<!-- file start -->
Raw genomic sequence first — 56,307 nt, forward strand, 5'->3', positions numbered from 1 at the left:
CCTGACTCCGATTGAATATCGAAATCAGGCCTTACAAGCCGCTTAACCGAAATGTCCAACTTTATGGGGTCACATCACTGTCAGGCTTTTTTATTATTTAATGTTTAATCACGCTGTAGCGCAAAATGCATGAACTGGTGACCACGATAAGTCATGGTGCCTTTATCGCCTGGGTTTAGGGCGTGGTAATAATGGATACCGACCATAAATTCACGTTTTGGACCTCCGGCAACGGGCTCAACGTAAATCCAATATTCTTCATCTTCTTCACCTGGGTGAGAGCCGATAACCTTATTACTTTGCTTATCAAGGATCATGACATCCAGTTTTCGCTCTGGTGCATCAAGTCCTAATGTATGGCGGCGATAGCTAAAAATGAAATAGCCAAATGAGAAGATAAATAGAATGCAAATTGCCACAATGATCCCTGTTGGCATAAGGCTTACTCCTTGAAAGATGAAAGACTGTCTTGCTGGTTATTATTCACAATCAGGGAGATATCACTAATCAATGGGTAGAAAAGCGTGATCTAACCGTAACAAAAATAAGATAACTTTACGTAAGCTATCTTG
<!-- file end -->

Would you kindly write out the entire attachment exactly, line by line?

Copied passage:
Raw genomic sequence first — 56,307 nt, forward strand, 5'->3', positions numbered from 1 at the left:
CCTGACTCCGATTGAATATCGAAATCAGGCCTTACAAGCCGCTTAACCGAAATGTCCAACTTTATGGGGTCACATCACTGTCAGGCTTTTTTATTATTTAATGTTTAATCACGCTGTAGCGCAAAATGCATGAACTGGTGACCACGATAAGTCATGGTGCCTTTATCGCCTGGGTTTAGGGCGTGGTAATAATGGATACCGACCATAAATTCACGTTTTGGACCTCCGGCAACGGGCTCAACGTAAATCCAATATTCTTCATCTTCTTCACCTGGGTGAGAGCCGATAACCTTATTACTTTGCTTATCAAGGATCATGACATCCAGTTTTCGCTCTGGTGCATCAAGTCCTAATGTATGGCGGCGATAGCTAAAAATGAAATAGCCAAATGAGAAGATAAATAGAATGCAAATTGCCACAATGATCCCTGTTGGCATAAGGCTTACTCCTTGAAAGATGAAAGACTGTCTTGCTGGTTATTATTCACAATCAGGGAGATATCACTAATCAATGGGTAGAAAAGCGTGATCTAACCGTAACAAAAATAAGATAACTTTACGTAAGCTATCTTG